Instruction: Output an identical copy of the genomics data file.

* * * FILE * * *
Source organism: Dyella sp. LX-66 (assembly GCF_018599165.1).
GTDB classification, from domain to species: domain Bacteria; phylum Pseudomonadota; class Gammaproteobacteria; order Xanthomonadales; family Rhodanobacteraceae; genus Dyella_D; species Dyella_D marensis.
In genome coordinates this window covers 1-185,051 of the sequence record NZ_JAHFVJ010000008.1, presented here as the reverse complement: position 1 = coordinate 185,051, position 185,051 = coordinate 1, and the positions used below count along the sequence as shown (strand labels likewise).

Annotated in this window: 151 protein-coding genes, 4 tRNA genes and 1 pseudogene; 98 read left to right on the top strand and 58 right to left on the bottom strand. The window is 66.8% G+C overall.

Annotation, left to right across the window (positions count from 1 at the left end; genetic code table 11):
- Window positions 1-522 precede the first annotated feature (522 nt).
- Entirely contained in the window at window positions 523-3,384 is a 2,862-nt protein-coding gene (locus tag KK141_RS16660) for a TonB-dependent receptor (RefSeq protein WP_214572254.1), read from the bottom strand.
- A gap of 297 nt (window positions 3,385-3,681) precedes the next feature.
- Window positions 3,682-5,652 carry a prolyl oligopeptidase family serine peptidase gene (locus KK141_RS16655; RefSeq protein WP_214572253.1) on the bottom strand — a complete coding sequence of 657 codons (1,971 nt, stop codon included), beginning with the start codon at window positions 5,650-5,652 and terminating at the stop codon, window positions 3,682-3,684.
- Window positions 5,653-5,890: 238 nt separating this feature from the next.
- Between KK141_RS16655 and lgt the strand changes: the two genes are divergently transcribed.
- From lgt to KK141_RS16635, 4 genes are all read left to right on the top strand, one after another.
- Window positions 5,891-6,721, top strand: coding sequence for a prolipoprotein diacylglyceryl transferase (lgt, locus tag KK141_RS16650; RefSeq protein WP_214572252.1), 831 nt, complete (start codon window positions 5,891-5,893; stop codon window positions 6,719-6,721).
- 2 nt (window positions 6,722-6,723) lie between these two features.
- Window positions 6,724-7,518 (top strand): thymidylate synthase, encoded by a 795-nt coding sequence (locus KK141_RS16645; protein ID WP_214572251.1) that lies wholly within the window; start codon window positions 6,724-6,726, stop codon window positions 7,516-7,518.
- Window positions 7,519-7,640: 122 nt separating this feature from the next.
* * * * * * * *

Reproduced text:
Source organism: Dyella sp. LX-66 (assembly GCF_018599165.1).
GTDB classification, from domain to species: domain Bacteria; phylum Pseudomonadota; class Gammaproteobacteria; order Xanthomonadales; family Rhodanobacteraceae; genus Dyella_D; species Dyella_D marensis.
In genome coordinates this window covers 1-185,051 of the sequence record NZ_JAHFVJ010000008.1, presented here as the reverse complement: position 1 = coordinate 185,051, position 185,051 = coordinate 1, and the positions used below count along the sequence as shown (strand labels likewise).

Annotated in this window: 151 protein-coding genes, 4 tRNA genes and 1 pseudogene; 98 read left to right on the top strand and 58 right to left on the bottom strand. The window is 66.8% G+C overall.

Annotation, left to right across the window (positions count from 1 at the left end; genetic code table 11):
- Window positions 1-522 precede the first annotated feature (522 nt).
- Entirely contained in the window at window positions 523-3,384 is a 2,862-nt protein-coding gene (locus tag KK141_RS16660) for a TonB-dependent receptor (RefSeq protein WP_214572254.1), read from the bottom strand.
- A gap of 297 nt (window positions 3,385-3,681) precedes the next feature.
- Window positions 3,682-5,652 carry a prolyl oligopeptidase family serine peptidase gene (locus KK141_RS16655; RefSeq protein WP_214572253.1) on the bottom strand — a complete coding sequence of 657 codons (1,971 nt, stop codon included), beginning with the start codon at window positions 5,650-5,652 and terminating at the stop codon, window positions 3,682-3,684.
- Window positions 5,653-5,890: 238 nt separating this feature from the next.
- Between KK141_RS16655 and lgt the strand changes: the two genes are divergently transcribed.
- From lgt to KK141_RS16635, 4 genes are all read left to right on the top strand, one after another.
- Window positions 5,891-6,721, top strand: coding sequence for a prolipoprotein diacylglyceryl transferase (lgt, locus tag KK141_RS16650; RefSeq protein WP_214572252.1), 831 nt, complete (start codon window positions 5,891-5,893; stop codon window positions 6,719-6,721).
- 2 nt (window positions 6,722-6,723) lie between these two features.
- Window positions 6,724-7,518 (top strand): thymidylate synthase, encoded by a 795-nt coding sequence (locus KK141_RS16645; protein ID WP_214572251.1) that lies wholly within the window; start codon window positions 6,724-6,726, stop codon window positions 7,516-7,518.
- Window positions 7,519-7,640: 122 nt separating this feature from the next.